Working with local Muslim communities  

Engaging with individuals in the Muslim female community can provide further insight into what factors would make it easier for them to access spaces for physical exercise.  Through this approach, some communities have invested in separate changing rooms and showers and ensuring there are female coaches and lifeguards available at sports facilities.  Ensuring that there are women-only spaces can potentially remove the requirement for Muslim women to dress modestly and wear loose clothing that can impede their access to certain sports equipment or exercises.  Other measures that have been recommended included covering windows and viewing panels to ensure the space is private. Some Muslim female communities found that swimming pools only had women-only hours during times while they were at work, or that women-only sections at gyms had limited equipment – these factors can be easily addressed through engaging with local communities and implementing these changes accordingly into local facilities.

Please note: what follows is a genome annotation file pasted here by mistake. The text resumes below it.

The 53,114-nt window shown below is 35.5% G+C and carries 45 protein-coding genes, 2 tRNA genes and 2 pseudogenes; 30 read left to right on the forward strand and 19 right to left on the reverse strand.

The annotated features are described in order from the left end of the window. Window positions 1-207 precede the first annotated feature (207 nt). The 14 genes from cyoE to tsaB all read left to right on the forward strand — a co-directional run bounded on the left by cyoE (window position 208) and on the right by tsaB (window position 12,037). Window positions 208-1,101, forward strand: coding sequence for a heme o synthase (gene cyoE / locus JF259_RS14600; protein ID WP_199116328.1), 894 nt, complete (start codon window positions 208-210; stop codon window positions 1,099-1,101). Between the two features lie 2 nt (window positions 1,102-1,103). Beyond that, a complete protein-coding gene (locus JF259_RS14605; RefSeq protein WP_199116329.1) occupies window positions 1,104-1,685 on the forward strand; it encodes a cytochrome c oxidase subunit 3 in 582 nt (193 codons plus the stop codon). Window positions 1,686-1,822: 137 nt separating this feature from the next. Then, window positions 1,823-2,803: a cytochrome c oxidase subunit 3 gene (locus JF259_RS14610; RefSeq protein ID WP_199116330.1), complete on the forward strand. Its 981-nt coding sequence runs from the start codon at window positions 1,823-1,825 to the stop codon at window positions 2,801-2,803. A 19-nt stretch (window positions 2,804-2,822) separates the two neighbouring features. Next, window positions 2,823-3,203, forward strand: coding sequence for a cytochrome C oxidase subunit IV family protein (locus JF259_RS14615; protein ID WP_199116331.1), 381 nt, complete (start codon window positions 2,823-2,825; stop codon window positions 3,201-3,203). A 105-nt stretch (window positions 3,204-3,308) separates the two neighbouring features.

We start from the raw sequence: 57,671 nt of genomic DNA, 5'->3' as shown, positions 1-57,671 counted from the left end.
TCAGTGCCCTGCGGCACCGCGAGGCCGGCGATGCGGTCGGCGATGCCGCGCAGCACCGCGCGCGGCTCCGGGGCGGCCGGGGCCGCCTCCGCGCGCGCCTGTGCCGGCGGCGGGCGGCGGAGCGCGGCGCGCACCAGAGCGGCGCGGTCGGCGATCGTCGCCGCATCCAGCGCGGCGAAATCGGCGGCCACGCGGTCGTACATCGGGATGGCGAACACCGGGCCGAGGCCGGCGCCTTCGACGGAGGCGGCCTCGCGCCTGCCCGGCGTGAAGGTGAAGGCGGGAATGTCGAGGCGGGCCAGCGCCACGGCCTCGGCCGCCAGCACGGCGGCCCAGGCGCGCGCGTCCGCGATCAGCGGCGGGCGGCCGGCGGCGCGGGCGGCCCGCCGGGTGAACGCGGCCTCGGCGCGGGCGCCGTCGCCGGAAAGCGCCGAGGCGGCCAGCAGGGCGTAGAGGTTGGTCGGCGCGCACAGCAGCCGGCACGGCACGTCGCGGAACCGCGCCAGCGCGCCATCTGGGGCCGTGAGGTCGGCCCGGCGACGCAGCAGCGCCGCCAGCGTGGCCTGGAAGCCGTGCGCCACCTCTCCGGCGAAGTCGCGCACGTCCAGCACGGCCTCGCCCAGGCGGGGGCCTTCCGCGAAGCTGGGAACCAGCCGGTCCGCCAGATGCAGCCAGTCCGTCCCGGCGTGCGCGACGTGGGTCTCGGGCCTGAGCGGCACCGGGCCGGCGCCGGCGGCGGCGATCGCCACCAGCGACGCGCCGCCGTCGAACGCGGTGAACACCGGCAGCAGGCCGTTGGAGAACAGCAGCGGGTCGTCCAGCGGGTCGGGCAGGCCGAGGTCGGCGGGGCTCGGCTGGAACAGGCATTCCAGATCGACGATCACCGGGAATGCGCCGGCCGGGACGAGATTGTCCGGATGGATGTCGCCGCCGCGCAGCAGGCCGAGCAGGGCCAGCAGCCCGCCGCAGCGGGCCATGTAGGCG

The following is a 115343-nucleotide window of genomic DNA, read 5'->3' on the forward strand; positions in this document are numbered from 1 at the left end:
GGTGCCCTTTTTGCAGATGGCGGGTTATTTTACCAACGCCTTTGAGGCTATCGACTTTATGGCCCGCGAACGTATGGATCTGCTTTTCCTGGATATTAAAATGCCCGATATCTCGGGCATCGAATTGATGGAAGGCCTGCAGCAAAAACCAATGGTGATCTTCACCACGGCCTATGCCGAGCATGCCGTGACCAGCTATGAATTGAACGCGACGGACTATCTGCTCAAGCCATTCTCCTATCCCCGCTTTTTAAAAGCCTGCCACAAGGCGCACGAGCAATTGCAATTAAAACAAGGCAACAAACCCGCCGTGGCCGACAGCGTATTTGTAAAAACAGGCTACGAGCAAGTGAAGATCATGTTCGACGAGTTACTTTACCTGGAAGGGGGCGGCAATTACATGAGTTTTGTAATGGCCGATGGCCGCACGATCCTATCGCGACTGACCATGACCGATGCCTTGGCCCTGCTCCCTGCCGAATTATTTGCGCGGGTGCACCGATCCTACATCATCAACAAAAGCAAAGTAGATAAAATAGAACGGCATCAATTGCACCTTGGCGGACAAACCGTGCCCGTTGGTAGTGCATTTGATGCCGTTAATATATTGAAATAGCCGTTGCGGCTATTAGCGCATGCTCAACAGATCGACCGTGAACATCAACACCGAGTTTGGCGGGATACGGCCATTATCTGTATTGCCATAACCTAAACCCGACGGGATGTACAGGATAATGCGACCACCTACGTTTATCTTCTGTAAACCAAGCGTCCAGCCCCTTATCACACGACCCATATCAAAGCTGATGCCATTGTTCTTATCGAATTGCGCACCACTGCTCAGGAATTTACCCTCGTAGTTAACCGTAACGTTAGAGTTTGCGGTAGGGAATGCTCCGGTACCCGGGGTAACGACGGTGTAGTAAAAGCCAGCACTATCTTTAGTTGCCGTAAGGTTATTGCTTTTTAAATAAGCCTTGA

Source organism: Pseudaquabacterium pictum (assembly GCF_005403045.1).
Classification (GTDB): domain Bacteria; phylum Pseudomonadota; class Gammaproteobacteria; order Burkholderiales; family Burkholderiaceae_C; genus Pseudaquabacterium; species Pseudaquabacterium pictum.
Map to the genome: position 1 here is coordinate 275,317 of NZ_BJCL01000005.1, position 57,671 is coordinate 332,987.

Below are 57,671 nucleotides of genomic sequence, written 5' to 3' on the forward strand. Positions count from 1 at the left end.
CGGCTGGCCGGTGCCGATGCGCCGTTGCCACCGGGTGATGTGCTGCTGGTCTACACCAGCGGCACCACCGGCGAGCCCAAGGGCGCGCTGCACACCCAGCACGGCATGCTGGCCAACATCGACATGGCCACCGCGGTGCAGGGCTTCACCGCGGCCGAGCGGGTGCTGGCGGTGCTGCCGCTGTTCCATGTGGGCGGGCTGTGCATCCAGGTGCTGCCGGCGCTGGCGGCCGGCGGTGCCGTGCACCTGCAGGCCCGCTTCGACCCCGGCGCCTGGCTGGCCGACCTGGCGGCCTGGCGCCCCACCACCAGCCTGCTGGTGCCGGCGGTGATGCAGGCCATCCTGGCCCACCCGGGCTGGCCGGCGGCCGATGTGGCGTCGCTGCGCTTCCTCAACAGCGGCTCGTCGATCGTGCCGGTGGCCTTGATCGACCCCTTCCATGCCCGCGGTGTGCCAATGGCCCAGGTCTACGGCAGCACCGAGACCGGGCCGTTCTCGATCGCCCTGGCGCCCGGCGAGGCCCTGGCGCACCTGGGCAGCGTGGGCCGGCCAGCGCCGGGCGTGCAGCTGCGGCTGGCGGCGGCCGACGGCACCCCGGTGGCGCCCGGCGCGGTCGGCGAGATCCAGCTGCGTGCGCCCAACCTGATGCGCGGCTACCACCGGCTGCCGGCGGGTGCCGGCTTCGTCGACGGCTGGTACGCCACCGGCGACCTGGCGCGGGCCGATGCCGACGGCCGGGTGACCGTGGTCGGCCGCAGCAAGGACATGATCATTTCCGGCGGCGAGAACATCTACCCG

Religious views on exercise

The Muslim Sport Foundation, funded by Sport England, highlighted the importance of approaching physical activity through a religious perspective. The Active Sunnah campaign, held talks at local mosques and religious centres about the importance for both women and men of keeping healthy and staying active in Islam. Other communities have begun to make the most of online fitness classes for Muslim women, which helps remove some of the barriers Muslim women can face when exercising outside or in public gyms. Lots of Muslims in the UK emphasise keeping physically active as part of their religion, especially through swimming and horse-riding, as well as staying active through praying 5 times a day (which is proven to improve blood circulation).  Mosques can also provide ideal spaces for Muslim women to exercise in – a study amongst South Asian Muslim women showed that mosque-based physical activities were very effective in improving health status and physical activity levels.  A study in 2017 showed that only 28% of mosques in the UK offered space to women, with substantially less offering adequate conditions and access – improving access to mosques for women, could be a great way to increase their access to suitable spaces for exercise and physical activity.

By continuing these projects and implementing community-based, local-level changes within sports facilities, schools and religious communities, this can help to remove the obstacles faced by Muslim women in their efforts to reach the recommended levels of physical activity.